Most successful investors figure out ways to spot opportunity before the masses have time to figure it out. They often get in early and reap large benefits along the way. For the “contrarian” investor who seeks out investment ideas that others don’t know about or are unwilling to take a chance on, a little research can go a long way.
Right now, many investors are banking on a slow economic recovery. It is the message being fed to the masses. So the mantra goes, “be defensive and buy dividend paying stocks in ‘recession-resistant’ companies”. In other words, buy utilizes, telecom, health care, and consumer staples – the more defensive sectors.
Well in doing a little bit of research, I discovered something quite different. In fact, it’s an idea the average investor has likely never heard of. This idea could possibly deliver much better returns.
In a tough economy, consumers are having a tough time paying their bills. As a result credit card debt, bankruptcies, defaults, and foreclosures are at or near all-time highs. This can cripple the bottom line for financial service companies in the lending business.
Yet there is a hero in these tough times. This company is able to leverage 20 years of servicing and 60 years of debt collection experience to provide services and technologies to help financial companies recover assets and enhance customer relationships.
Better yet, this company has limited capital requirements, no debt and a low cost operating model. If the economy remains sluggish or gets worse, more companies will need help collecting debts. That’s where Altisource (NASDAQ: ASPS) comes in. They provide services to some of the most respected organizations in their industries, including one of the nation’s largest sub-prime servicers, government agencies and many lenders, servicers, investors, mortgage bankers, credit unions, financial services companies and hedge funds across the country.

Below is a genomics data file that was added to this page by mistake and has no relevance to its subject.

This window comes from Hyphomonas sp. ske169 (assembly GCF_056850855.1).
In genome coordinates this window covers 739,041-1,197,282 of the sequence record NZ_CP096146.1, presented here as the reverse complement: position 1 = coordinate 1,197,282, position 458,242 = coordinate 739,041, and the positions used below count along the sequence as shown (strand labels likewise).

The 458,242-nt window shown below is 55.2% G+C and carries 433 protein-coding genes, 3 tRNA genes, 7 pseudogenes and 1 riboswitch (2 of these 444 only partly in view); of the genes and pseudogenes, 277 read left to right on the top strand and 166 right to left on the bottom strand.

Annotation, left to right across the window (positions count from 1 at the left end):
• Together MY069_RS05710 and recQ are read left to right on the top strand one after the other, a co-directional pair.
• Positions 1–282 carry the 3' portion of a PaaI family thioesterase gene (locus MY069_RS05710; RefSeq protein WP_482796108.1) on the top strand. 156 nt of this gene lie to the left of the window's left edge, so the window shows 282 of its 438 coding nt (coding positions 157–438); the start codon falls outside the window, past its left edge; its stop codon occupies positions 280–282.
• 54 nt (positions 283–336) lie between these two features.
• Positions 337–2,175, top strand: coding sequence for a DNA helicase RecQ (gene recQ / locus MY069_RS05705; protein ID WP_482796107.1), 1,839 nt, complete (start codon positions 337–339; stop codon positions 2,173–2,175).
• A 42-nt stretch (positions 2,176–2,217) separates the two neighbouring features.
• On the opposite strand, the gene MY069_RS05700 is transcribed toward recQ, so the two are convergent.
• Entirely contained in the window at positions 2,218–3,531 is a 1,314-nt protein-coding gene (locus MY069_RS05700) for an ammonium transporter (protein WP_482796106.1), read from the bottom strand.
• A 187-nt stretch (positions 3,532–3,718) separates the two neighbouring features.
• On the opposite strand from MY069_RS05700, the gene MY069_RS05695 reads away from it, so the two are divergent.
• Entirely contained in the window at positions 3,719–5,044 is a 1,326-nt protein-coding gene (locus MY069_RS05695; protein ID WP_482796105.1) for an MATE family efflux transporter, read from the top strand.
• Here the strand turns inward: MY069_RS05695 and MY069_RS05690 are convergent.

I think the best is yet to come! It provides services and technologies that span the mortgage lifecycle from origination through REO asset management, in addition to asset recovery and customer relationship management. As it relates to default management, Altisource helps with valuation of foreclosed properties, property preservation and Inspection, title search services, foreclosure trustee services, default processing services, as well as deed-in-lieu and short sales.
Altisource now trades at $78 along with 40-50% revenue growth and doubling their earnings. As asset recovery of defaulted mortgages will be a hot area to be in for the next several years, Altisource should be more profitable in this type of environment.
Three reasons I like Altisource:
1. Given its ability to do well in all economic conditions, I really love Altisource’s diverse business model with debt collection, asset management, and technology solutions.
2. Real estate recovery is a booming business. Altisource is a key niche player helping companies with a variety of real estate services along with superior solutions.
3. It has a strong management team with notable and well respected industry veterans who have published numerous articles and research papers, presented at a wide variety of industry conferences and been cited as experts in both trade and consumer publications.
Risks to Consider: Altisource is not cheap. It currently has a P/E ratio of 20.3 versus 11.3 for the industry and 14.6 for the S&P 500. Additionally they are quite volatile. Because they are a small cap stock (market cap of $1.8 billion), they need to see sharper peaks and valleys than the overall market. Additionally, because revenue growth has been so robust, expectations can get ahead of themselves. If growth slows, Altisource could see a price correction.
Action to Take –> Buy Altisource Portfolio Services (NASDAQ: ASPS) up to $85 a share. As the economy continues to be sluggish, Altisource’s profitability should soar. I expect this stock to top $100 by yearend with the economic recovery currently stuck in the mud.